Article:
The Black Death Plague in Europe

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The Black Death Plague in Europe

Up from the murky depths of the Middle Ages crept a devastatingly horrific and terrifying disease. Responsible for the deaths of millions, this disease, or plague was known as the “Black Death”. Although there is no certainty as to the location where the plague originated from, it is known that it’s deadly bacteria came from the foul belly of a single flea. When the Black Death began to take hold, unimaginable fear, panic and chaos swept through the hearts of Europe’s people; the rich and the poor alike. The structures, passed on for generations, which were responsible for upholding society, commenced to collapse unstoppably. All the while, the Christian church, alike, struggled hard to survive through the disaster. Never before had the world seen such a pillaging, unstoppable force, that would ravage all that was accomplished for years to come.

The Black Death, as it was labeled, is believed to have first appeared around the region known as the Black Sea. This catastrophe began in the early part of 1347. Blamed for it’s start were many of the existing races at the time. The Italian traders were extensively bombarded with accusations of deliberately causing and spreading the plague. Evidently, because of this, natives attacked an Italian trading post, hoping to put an end to the deaths, or possibly to solely punish those who they believed were the source of the Black Death. While signing the post, the natives became infected uncontrollably, thus they came up with the idea to catapult infected bodies over the wall of the trading post, subsequently infecting the Italians as well. What the natives did not realize was that the Italians would board ships and sail East to Italy, spreading the disease even faster. In October of that year, the plague commenced sweeping through the island of Sicily. Knowing the approximate whereabouts of where the plague started leads one to the question as to how it started.

Deep within the stomach of that wretched flea, brewed a bacteria which would lead to the deaths of millions throughout the known world. The bubonic plague, another name given to the disease, spread much like a wildfire by means of fleas infected with the plague, which they received from feeding on the blood of a host. These minuscule fleas were carried by rats that inhabited the hulls of ships. Humans acquired Black Death when the fleas, searching for a new host, leaped onto their skin, and injected the bacteria into their blood. It is quite astonishing how such a feeble creature could cause so much havoc.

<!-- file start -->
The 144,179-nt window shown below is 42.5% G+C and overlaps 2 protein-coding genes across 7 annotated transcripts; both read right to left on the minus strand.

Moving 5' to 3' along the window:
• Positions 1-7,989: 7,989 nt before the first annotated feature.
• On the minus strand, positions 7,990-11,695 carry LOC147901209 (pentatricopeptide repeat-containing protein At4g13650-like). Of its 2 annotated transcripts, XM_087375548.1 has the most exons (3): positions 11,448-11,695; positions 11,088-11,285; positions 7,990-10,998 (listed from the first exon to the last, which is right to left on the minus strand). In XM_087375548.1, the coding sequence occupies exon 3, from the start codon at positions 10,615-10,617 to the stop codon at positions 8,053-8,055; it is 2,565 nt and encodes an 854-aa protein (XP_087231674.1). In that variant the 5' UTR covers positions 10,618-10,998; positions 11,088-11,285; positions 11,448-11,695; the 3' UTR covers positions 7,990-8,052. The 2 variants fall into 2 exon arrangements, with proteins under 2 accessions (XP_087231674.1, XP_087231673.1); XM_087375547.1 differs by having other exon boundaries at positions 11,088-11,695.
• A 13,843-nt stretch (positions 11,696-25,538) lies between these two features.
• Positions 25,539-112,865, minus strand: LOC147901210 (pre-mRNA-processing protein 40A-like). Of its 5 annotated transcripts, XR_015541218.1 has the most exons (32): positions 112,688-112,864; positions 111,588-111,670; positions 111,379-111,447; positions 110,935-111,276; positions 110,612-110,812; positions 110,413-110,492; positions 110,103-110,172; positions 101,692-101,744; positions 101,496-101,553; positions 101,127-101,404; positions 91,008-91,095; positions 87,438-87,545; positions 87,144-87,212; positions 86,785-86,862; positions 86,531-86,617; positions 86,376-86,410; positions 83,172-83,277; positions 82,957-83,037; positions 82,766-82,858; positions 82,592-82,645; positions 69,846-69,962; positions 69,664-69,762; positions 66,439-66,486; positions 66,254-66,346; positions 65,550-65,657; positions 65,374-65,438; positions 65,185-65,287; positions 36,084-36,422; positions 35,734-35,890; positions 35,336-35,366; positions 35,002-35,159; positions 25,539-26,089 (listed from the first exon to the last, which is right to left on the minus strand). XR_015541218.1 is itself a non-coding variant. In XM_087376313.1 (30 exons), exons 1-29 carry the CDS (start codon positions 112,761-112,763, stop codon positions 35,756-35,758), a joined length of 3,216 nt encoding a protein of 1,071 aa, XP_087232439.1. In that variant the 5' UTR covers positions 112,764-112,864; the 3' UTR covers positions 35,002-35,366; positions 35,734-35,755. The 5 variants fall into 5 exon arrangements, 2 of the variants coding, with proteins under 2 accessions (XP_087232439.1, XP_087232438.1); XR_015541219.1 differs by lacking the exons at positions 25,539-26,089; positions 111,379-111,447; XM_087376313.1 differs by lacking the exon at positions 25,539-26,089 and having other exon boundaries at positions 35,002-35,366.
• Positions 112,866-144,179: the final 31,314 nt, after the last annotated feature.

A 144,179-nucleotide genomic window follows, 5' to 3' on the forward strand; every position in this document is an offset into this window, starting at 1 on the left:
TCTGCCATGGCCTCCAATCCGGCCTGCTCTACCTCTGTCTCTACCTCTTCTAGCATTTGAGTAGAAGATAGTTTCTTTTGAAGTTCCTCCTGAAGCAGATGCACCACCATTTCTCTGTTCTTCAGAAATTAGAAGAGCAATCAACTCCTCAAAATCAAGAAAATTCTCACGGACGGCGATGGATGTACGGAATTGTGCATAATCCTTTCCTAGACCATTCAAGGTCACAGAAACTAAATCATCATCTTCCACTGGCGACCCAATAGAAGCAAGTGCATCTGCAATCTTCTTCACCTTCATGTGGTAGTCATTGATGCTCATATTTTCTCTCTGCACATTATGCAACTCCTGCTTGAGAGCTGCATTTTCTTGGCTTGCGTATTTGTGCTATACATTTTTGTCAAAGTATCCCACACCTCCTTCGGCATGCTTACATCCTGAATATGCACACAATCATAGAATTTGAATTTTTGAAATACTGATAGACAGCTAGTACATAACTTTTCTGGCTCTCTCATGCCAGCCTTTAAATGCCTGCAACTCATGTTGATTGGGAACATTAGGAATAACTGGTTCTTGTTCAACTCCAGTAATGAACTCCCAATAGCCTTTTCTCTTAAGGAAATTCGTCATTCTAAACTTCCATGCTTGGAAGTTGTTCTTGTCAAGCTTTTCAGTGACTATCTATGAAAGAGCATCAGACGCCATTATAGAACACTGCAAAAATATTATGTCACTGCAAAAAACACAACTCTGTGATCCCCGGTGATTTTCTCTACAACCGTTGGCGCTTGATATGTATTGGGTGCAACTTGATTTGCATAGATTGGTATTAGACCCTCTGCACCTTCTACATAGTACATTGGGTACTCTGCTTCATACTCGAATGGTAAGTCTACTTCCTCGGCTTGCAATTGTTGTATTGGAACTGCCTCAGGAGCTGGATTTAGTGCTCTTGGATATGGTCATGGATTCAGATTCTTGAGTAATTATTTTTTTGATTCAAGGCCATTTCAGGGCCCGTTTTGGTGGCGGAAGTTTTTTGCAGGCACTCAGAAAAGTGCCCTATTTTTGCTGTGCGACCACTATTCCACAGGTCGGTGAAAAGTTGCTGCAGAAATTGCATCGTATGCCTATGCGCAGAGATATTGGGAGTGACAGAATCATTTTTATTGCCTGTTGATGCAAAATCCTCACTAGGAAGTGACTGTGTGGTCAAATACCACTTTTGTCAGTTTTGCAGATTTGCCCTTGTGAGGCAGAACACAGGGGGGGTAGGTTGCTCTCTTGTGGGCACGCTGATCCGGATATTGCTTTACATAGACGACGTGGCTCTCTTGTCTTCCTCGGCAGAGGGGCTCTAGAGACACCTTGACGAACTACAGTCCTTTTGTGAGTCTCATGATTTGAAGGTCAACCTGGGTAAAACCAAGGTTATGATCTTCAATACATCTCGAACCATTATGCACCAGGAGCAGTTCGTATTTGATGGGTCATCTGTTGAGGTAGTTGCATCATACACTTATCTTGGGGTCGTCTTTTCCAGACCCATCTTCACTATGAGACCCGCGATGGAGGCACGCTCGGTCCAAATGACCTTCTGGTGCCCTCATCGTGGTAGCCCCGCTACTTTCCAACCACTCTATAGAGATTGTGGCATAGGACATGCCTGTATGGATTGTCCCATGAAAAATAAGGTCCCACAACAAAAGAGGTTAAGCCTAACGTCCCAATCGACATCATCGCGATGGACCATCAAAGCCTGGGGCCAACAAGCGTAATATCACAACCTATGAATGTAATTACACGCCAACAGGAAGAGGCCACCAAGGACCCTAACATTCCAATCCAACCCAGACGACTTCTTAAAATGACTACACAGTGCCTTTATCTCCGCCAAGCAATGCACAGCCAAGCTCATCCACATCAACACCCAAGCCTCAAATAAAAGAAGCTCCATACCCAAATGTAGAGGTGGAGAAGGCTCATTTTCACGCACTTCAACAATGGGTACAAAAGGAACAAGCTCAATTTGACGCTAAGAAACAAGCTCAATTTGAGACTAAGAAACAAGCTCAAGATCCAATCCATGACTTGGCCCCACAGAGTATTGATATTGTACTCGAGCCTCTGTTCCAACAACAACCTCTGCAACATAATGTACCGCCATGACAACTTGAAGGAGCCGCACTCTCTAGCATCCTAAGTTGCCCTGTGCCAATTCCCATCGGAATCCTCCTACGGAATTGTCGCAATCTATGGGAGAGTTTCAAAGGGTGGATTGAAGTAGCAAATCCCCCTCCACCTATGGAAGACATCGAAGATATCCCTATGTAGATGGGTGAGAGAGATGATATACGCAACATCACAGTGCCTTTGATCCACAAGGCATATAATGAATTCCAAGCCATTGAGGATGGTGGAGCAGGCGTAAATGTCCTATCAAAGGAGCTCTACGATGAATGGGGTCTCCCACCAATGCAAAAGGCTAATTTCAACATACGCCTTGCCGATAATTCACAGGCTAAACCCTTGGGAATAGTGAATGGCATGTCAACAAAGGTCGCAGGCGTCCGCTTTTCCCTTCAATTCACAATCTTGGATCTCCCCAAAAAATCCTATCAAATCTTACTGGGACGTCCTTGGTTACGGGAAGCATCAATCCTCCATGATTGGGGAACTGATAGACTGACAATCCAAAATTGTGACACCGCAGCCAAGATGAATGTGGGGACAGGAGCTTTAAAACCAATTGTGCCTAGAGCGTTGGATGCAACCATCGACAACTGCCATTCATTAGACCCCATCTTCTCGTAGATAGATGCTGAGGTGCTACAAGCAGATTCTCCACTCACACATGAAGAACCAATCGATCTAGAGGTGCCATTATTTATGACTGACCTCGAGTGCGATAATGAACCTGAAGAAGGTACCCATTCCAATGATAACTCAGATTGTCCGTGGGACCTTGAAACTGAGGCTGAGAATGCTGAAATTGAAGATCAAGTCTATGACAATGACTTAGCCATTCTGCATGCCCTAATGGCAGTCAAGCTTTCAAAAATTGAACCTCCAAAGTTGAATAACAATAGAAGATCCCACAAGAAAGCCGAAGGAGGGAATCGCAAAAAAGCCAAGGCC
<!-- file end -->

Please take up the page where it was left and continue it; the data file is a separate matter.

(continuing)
Inevitable is it that such a horrendous cataclysm, such as the Black Death would initiate fear and panic amongst the people who may be the next victims. During the epidemic’s dark reign, at least one in four people fell in hecatomb to it. There was absolutely nothing that could be done to stop it, as the people had no clue as to how it was being spread. Not even the church could run from the disease’s wrath. Chaplains paid clerics large sums of money to serve them. A massive labor shortage came about due to the vast amount of deaths. In fact, so many died, that not all of them could possibly be buried; massive pits were dug to dispose of the bodies. So fast did the epidemic spread, that people even dropped dead in the streets and the fields. After the long years, during which it took for the Black Death to dissipate, a body count of over two million was reached! No matter where one ran, or who one was, it was inevitable that the unforgiving plague would find you.

Many ideas as to what was causing the plague arose. The putrefaction of the air was blamed, but soon dismissed after using aromatic herbs resulted in failure. Some blamed the arrival of a great comet, others were convinced the waters were poisoned. Not only were natural causes criticized, Jews in Germany, who were thought to have been poisoning the water, were bricked inside houses, and left to starve to death. The Spanish blamed Arabs and the French blamed the English. Probably the most believed cause of the Black Death, was a term known as “Dies Irae”, which is translated into “God’s wrath”. A vast amount of people sincerely felt that God was punishing them for their wrong doings. While there were a great deal of explanations concocted, no reasonable explanation was to be found.